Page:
Windham Family Duet
Part of the Republished Regencies, Windham series
Two PREVIOUSLY PUBLISHED novellas connected to the Windham family series.
Morgan and Archer
Morgan James, sister-by-marriage to the Windham ducal heir, has spent several Seasons dutifully trooping with her in-laws to every ball and musicale in Mayfair. The glittering London society she never thought she’d be part of has begun to pale, while solitude and quiet have grown enormously attractive.
Morgan’s longing to withdraw from society is cut short when she crosses paths with Archer Portmaine, a distant family connection who is is investigating a plot against the Crown. Archer must foil a dangerous scheme, and Morgan, with her quick wits and unusual ability to blend into any crowd, has the perfect skills to help him capture the villain–and to capture Archer’s heart!
Jonathan and Amy
Jonathan Dolan, a wealthy Irish quarry nabob, has done the unthinkable for an otherwise sensible widower and fallen in love with his daughter’s governess. If he’s to win the heart of proper, pretty Miss Amy Ingraham, Jonathan must turn to his former brother-in-law, the Marquess of Deene, to help him woo the lady. Despite Deene’s willingness to aid the course of true love, Jonathan must be clever, determined, and– above all else–honorable if he’s to win not only Amy’s hand, but also the respect of a society only too willing to judge him harshly.
Enjoy An Excerpt
(From Jonathan and Amy)
“A gentleman does not make advances toward a woman in his employ.”
Jonathan Dolan’s muttering and pacing brought him to the windows of his office, where he could watch his daughter gathering flowers in the back garden. Her governess sat nearby, nose in a book, a spaniel panting at her feet.
“A gentleman does not make advances toward a woman in his employ.”
This declaration had become Jonathan’s personal Eleventh Commandment, but was no more palatable with the added emphasis.
“A goddamned gentleman, does not perishing make advances toward his daughter’s governess, no matter how lovely, well formed, well spoken, gentle, kind, and—rubbishing hell.”
A footman approached the pretty tableau in the garden, and before Miss Ingraham turned to face the house, Jonathan stalked away from the windows. It would not do for her to know he was staring—though she’d conclude he was merely being a vigilant papa.
And he was a vigilant papa, also a doting, loving papa, but not only that.
He was, in addition, a wealthy man in his prime who had no wife with whom to share his life or his passions. A man who had buried his beloved spouse nearly five years ago and was watching the seasons of his life march along, one lonely night followed by another. A man who had endured enough of that life, a fellow now determined to put into place a plan which—if he were successful—would improve his circumstances immeasurably.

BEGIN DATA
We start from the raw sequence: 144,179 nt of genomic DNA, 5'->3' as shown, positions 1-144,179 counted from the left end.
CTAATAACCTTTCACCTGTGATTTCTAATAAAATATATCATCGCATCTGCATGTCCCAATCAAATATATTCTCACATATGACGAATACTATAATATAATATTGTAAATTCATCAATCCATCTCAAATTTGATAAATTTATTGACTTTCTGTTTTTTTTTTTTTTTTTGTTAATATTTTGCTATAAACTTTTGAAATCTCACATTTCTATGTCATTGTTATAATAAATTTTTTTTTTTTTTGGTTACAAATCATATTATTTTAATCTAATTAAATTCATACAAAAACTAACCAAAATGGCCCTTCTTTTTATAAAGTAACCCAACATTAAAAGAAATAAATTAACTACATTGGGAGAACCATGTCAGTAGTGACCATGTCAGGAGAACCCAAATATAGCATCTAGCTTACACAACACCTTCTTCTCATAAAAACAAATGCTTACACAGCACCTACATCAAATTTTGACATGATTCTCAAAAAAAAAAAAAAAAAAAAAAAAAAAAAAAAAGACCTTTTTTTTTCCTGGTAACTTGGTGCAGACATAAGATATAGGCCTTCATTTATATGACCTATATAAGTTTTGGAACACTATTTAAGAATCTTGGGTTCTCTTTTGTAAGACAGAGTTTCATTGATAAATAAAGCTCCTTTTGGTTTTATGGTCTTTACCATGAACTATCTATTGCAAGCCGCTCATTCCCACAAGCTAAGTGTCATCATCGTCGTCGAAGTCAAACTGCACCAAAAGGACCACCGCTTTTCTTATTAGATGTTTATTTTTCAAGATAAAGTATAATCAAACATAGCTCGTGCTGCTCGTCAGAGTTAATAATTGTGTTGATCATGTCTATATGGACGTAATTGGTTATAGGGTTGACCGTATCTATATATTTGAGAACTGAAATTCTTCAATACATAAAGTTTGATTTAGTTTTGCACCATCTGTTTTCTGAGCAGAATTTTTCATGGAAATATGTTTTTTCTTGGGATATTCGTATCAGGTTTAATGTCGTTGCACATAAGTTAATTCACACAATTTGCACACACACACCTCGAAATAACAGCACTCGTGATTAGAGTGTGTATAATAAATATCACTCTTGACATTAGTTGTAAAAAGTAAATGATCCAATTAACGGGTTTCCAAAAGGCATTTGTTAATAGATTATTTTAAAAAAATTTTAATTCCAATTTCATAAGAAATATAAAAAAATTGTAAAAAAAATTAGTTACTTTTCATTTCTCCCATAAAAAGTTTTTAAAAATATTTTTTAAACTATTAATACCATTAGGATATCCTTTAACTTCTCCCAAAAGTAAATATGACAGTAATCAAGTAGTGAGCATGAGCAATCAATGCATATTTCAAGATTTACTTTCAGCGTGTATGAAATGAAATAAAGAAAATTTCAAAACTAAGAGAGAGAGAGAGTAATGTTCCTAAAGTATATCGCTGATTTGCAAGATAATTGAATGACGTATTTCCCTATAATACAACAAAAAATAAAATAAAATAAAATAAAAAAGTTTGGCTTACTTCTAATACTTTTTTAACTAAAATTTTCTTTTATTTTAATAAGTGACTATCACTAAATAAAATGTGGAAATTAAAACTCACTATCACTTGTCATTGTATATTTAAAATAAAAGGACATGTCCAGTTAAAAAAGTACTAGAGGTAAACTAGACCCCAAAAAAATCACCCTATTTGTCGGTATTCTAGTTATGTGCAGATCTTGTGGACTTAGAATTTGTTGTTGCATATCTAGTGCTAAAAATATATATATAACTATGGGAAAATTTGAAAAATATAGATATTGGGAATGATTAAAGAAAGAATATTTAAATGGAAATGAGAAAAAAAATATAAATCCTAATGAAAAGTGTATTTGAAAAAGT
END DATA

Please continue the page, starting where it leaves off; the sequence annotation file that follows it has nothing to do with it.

And cast him into an unfathomable darkness if he failed.
He contemplated fortifying himself with a healthy tot of good Irish whiskey, but if Miss Ingraham got close enough for him to catch a whiff of her lemony fragrance, she’d smell the spirits on his breath.
Amy Ingraham stood in the doorway to the office, the picture of genteel English good looks: a shade taller than average, blond hair pulled back into a tidy bun, gray eyes complemented by a sky-blue walking dress several years out of fashion. The intelligence in those eyes was every bit as attractive to Jonathan as the curves filling out the dress.
“Miss Ingraham, please come in. Georgina looks to be enjoying her outing.”
“The day is too lovely to keep the child at her lessons without a break, and the dog requires the occasional visit to the gardens as well.”
She remained in the doorway, the location having symbolic significance. Amy Ingraham—granddaughter of a viscount, but neither family nor servant in Jonathan’s household—excelled at hovering in liminal spaces.
“Have a seat, Miss Ingraham.” He’d gestured to the settee near the hearth rather than one of the straight-backed chairs facing his desk. When she crossed the room, he closed the door behind her.
Her chin came up. “Mr. Dolan—”
Merely his name, but crackling with starch and repressed lectures.
“What I have to discuss is private and regards Georgina’s best interests. Shall I ring for tea?”
She inhaled through her elegant nose, clearly torn between the need for the door to remain open and the temptation offered by a laden tea tray. To a lady raised in strict propriety, the tea tray would be a singular indicator of hospitality and manners, if not graciousness.
She lowered herself to the edge of the settee. “You may ring for tea. Just tea.”
Jonathan went to the door and signaled a footman. Just tea, indeed.
He closed the door, the snick of the latch sounding inordinately loud, such was the power of a governess’s disapproving silence.
“If I recall aright, your holidays are approaching, Miss Ingraham.” Jonathan stalked across the room to stand near a wing chair. “May I take a seat?”
“You are my employer, Mr. Dolan, and this is your private domain. You are entitled to sit where you please, when you please.”